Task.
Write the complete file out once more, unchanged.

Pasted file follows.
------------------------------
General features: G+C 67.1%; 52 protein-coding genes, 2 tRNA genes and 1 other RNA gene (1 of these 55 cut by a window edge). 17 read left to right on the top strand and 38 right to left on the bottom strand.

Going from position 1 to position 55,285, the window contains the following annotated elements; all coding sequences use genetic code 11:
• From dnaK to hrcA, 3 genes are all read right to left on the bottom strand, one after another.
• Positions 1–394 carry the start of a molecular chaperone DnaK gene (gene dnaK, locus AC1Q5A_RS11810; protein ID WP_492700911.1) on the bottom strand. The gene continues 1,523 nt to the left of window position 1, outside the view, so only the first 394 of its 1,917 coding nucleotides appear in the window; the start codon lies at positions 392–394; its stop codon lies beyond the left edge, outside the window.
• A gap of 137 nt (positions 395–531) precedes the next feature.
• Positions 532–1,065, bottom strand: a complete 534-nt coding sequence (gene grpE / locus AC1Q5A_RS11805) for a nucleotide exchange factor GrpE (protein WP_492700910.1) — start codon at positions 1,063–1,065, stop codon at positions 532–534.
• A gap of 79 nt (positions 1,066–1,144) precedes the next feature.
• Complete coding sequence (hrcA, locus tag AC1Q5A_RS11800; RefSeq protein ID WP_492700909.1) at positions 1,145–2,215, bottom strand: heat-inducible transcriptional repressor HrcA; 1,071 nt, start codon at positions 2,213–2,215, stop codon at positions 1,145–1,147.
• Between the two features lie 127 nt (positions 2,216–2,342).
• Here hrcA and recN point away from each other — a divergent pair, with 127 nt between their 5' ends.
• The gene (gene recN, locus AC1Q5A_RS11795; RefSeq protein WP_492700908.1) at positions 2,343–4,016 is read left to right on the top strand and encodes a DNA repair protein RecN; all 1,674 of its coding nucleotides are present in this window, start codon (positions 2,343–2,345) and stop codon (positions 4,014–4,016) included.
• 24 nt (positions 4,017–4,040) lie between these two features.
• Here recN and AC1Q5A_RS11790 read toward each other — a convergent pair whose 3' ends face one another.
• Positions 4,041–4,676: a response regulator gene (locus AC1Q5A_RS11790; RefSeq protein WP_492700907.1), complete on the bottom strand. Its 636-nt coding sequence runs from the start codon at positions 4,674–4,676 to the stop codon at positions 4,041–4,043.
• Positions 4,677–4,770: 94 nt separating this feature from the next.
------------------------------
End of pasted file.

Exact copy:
General features: G+C 67.1%; 52 protein-coding genes, 2 tRNA genes and 1 other RNA gene (1 of these 55 cut by a window edge). 17 read left to right on the top strand and 38 right to left on the bottom strand.

Going from position 1 to position 55,285, the window contains the following annotated elements; all coding sequences use genetic code 11:
• From dnaK to hrcA, 3 genes are all read right to left on the bottom strand, one after another.
• Positions 1–394 carry the start of a molecular chaperone DnaK gene (gene dnaK, locus AC1Q5A_RS11810; protein ID WP_492700911.1) on the bottom strand. The gene continues 1,523 nt to the left of window position 1, outside the view, so only the first 394 of its 1,917 coding nucleotides appear in the window; the start codon lies at positions 392–394; its stop codon lies beyond the left edge, outside the window.
• A gap of 137 nt (positions 395–531) precedes the next feature.
• Positions 532–1,065, bottom strand: a complete 534-nt coding sequence (gene grpE / locus AC1Q5A_RS11805) for a nucleotide exchange factor GrpE (protein WP_492700910.1) — start codon at positions 1,063–1,065, stop codon at positions 532–534.
• A gap of 79 nt (positions 1,066–1,144) precedes the next feature.
• Complete coding sequence (hrcA, locus tag AC1Q5A_RS11800; RefSeq protein ID WP_492700909.1) at positions 1,145–2,215, bottom strand: heat-inducible transcriptional repressor HrcA; 1,071 nt, start codon at positions 2,213–2,215, stop codon at positions 1,145–1,147.
• Between the two features lie 127 nt (positions 2,216–2,342).
• Here hrcA and recN point away from each other — a divergent pair, with 127 nt between their 5' ends.
• The gene (gene recN, locus AC1Q5A_RS11795; RefSeq protein WP_492700908.1) at positions 2,343–4,016 is read left to right on the top strand and encodes a DNA repair protein RecN; all 1,674 of its coding nucleotides are present in this window, start codon (positions 2,343–2,345) and stop codon (positions 4,014–4,016) included.
• 24 nt (positions 4,017–4,040) lie between these two features.
• Here recN and AC1Q5A_RS11790 read toward each other — a convergent pair whose 3' ends face one another.
• Positions 4,041–4,676: a response regulator gene (locus AC1Q5A_RS11790; RefSeq protein WP_492700907.1), complete on the bottom strand. Its 636-nt coding sequence runs from the start codon at positions 4,674–4,676 to the stop codon at positions 4,041–4,043.
• Positions 4,677–4,770: 94 nt separating this feature from the next.